Neurosciences in Los Angeles or Angels in neurosciences?

Geneviève AUBERT
Universitairé Catholique de Louvain; Department of Neurology, Cliniques Universitaires Saint-Luc, Bruxelles, Belgium

The range of topics covered by neurosciences is extremely diverse, from neuroanatomy to neurosurgery, through neurolinguistics and neurophilosophy. Recently, spectacular breakthroughs in neuromythology and neurotheology have been reported. Surprisingly, despite their ubiquity, angels have received scant attention in this context. We carried on an in-depth search through ancient and modern, scientific and general literature. We considered appropriate to present here the preliminary results of this study.

Wings are the best known attributes of angels. References to wings have been found in many neurological publications. Brain edema associated with sphenoid wing metastasis or meningioma, or winging of the scapulae observed in neuromuscular disorders are but two examples. However, angels' wings seem a recent acquisition, dating back to the fifth century AC only. In the Bible, angels commute between earth and heaven by a ladder. Ladder climbing still is part of standard function testing in behavioral assessment of motor skill learning in rats.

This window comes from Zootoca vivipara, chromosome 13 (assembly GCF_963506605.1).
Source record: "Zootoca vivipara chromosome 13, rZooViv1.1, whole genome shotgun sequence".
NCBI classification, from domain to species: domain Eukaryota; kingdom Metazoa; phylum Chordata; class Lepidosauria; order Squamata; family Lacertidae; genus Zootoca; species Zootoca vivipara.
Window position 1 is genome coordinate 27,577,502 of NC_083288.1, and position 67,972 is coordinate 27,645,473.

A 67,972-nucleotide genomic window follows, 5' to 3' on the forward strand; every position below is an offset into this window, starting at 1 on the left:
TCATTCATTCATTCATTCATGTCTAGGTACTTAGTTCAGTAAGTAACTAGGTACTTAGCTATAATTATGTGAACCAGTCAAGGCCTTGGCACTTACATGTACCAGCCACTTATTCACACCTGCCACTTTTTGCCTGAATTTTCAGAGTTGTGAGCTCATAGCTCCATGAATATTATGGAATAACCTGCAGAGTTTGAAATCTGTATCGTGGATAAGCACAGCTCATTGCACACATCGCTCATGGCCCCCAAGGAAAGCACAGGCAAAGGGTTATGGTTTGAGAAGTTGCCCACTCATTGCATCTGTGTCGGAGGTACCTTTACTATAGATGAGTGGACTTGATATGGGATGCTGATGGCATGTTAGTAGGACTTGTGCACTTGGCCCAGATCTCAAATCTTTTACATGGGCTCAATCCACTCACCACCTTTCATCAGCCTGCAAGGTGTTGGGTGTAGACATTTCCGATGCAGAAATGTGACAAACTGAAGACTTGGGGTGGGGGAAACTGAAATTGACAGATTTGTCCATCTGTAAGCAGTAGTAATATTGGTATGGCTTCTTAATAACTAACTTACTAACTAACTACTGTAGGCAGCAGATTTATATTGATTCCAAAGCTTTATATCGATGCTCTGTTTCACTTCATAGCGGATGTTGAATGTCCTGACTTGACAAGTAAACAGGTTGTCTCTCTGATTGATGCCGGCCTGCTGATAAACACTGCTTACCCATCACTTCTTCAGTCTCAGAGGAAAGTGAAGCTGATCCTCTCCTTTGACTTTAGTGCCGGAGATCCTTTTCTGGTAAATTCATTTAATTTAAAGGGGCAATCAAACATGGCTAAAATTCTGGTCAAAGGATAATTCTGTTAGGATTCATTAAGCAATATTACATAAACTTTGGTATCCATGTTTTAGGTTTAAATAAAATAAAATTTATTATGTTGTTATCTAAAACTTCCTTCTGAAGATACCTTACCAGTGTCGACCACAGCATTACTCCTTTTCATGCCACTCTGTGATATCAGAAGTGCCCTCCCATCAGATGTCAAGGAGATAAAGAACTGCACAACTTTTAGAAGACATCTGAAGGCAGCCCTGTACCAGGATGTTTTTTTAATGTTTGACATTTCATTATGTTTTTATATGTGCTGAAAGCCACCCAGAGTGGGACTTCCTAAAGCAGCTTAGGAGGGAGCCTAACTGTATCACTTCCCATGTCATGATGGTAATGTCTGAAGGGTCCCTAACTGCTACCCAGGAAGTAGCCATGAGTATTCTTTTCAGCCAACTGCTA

The common phenomenological base from which experiences of angels is derived, appears to be a right hemispheric homologue of the left hemispheric sense of self, according to an experimental study of exposition to weak complex magnetic fields (Cook & Persinger, 1997). Disappointingly, we were unable to trace any reference to experimental studies of angels in dreams. Similarly, the messenger role of angels is not reminded in the terminology of neurotransmitters.

The role of protective angels in pain relief has been addressed in one study of post-surgical pain management (Heilgman & al., 1983). On a neuropharmacological side, not surprisingly, Angelica archangelica, of the family Umbelliferae, has well-known antimigrainous properties.

The most numerous figures of angels in neurosciences have been found in the literature dedicated to neurorehabilitation and mental health nursing. Particularly interesting are the studies addressing such issues as professionalization and unionization, the division of labor and the gendered dimensions of nursing as women's work. This last subject raises a heated debate, as the sex of angels is still under discussion.

Session II -- Poster Session
Sunday, 2 June 2002, 10:00 - 11:00 am

Seventh Annual Meeting of the International Society for the History of the Neurosciences (ISHN)

Los Angeles, California, USA